Changing jobs is just a matter of crust
RISING living costs are prompting Australians to prioritise salary over perks and convenience when choosing jobs, a study recently found.
The LinkedIn research revealed 53 per cent of Australians are motivated by a better salary when looking for new roles, while less than 20 per cent wanted perks and benefits.
LinkedIn director of talent solutions Jason Laufer said more people were chasing more money than recent years, at a time when 89 per cent of talent is prepared to move jobs.
“The reason the majority will leave an organisation is poor leadership, but second to that is compensation,” Mr Laufer said. “( They) want to know who they are working for, the structure of the company and what they will earn.”
When a recruiter reaches out, 74 per cent say knowing the salary range is essential, while 37 per cent had moved to their current role for more pay.
“Housing affordability is at an all- time low. Childcare and other costs of living are more expensive than ever, especially in our capital cities. Salaries need to be able to cover that,” Mr Laufer said.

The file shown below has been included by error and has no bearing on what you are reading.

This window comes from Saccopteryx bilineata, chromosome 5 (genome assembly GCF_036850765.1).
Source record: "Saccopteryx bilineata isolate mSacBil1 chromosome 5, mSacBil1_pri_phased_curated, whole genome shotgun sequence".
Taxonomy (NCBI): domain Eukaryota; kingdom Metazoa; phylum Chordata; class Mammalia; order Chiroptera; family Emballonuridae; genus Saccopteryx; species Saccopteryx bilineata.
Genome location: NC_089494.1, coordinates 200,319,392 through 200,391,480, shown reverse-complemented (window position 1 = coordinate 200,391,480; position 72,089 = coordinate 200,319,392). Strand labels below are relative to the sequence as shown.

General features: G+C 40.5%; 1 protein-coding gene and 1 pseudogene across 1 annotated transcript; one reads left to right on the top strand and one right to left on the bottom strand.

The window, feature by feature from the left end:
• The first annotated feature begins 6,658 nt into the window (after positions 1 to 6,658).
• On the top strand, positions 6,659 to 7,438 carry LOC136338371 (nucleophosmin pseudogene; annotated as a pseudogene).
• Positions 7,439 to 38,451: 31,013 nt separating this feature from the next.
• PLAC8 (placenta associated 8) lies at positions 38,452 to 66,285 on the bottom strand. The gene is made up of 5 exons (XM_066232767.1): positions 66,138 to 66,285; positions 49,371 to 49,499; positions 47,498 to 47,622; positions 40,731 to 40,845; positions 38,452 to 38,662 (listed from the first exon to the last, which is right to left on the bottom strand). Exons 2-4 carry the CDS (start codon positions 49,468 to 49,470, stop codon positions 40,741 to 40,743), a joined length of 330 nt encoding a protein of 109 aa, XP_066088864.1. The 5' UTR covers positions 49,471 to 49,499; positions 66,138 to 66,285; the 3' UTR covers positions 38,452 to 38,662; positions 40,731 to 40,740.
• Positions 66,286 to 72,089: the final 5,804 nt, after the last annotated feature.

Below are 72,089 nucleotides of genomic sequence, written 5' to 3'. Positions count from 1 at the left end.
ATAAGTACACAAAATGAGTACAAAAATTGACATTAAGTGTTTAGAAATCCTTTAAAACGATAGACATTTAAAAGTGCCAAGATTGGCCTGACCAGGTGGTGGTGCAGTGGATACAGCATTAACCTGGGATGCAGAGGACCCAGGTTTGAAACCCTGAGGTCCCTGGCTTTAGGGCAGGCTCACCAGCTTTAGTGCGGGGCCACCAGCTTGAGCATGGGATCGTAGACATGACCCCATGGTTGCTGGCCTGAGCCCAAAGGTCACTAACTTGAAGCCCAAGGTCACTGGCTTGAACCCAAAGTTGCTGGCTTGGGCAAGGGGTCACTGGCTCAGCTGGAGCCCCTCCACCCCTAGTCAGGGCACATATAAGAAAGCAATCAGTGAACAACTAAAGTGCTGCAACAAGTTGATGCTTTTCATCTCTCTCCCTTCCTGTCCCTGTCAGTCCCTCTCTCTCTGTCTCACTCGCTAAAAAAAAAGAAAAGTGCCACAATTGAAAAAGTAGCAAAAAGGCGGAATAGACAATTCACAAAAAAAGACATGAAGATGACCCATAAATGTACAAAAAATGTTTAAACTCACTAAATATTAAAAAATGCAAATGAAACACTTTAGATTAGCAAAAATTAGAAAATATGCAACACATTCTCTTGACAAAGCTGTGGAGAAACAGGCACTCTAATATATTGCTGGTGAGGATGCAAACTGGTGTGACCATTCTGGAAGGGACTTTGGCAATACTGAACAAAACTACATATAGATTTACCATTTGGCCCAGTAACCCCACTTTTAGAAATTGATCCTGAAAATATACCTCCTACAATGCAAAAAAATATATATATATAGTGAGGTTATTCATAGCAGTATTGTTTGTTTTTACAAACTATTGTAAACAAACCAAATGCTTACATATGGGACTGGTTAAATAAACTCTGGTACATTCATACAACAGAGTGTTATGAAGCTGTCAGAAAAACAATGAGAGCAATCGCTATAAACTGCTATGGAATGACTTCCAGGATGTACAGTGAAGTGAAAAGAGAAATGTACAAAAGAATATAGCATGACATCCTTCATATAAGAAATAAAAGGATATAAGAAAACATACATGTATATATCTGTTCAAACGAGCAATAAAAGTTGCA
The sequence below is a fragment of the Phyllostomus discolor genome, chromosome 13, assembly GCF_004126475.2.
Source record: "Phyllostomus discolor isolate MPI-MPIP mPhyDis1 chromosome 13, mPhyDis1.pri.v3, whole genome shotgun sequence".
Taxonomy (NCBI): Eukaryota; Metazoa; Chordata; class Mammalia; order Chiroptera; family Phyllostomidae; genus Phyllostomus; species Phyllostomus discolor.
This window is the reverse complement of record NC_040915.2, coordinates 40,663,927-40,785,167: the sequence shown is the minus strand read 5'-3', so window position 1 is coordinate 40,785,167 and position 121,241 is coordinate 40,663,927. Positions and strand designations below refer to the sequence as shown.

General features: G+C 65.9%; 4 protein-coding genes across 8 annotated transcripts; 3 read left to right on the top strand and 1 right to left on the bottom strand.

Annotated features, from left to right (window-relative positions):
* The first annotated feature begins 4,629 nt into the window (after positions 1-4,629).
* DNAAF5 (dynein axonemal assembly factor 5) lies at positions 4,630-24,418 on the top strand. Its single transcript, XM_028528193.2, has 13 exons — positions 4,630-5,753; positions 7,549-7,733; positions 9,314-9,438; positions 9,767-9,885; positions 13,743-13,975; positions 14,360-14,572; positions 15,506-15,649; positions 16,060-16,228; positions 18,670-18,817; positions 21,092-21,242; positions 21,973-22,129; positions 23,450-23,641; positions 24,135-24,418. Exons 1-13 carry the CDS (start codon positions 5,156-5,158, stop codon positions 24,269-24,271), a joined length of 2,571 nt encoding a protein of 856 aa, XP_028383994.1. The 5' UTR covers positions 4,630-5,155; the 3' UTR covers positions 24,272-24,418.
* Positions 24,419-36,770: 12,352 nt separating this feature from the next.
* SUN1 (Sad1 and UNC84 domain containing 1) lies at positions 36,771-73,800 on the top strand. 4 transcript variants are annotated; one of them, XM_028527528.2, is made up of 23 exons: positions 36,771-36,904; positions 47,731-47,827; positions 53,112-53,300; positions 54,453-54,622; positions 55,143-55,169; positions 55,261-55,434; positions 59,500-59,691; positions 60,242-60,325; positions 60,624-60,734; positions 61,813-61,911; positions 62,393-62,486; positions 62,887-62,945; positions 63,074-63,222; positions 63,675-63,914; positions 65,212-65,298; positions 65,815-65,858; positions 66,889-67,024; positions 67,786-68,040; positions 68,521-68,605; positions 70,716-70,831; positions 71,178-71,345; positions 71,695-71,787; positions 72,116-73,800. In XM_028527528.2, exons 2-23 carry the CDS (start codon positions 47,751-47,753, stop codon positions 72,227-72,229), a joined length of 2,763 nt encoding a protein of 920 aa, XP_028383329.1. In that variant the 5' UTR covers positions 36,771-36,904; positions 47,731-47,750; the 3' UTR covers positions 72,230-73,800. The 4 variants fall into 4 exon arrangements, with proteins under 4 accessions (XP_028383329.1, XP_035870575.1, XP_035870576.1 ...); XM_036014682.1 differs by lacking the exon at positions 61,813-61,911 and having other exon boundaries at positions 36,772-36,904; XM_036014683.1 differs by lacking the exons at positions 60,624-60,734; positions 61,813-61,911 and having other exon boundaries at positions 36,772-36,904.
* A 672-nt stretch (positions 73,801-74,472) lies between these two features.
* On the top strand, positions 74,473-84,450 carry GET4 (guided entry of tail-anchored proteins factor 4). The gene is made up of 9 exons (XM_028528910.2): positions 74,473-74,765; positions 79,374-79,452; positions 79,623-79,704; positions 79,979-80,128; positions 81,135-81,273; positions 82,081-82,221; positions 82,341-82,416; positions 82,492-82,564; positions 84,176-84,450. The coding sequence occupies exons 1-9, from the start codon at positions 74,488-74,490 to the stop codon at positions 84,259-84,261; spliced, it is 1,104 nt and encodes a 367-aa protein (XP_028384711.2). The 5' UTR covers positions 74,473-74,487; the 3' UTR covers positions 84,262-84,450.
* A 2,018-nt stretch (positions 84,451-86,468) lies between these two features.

The survey also indicated Australians see themselves as unlikely to stay in jobs as long as previous generations, with 89 per cent interested in hearing about new opportunities. In fact, 28 per cent envisioned leaving their current roles within a year, while 50 per cent would be motivated to look elsewhere if they felt they weren’t being challenged.
A Hays Recruitment study found 87 per cent of employees want annual salary reviews.
The Hays Salary Guide 2017 revealed 17 per cent of job seekers expected to get a salary increase of 3 to 6 per cent in their next role, while 6 per cent expected 10 per cent or more. Around 45 per cent would ask for a raise at their next review, said Nick Deligiannis, managing director, Hays Australia and New Zealand.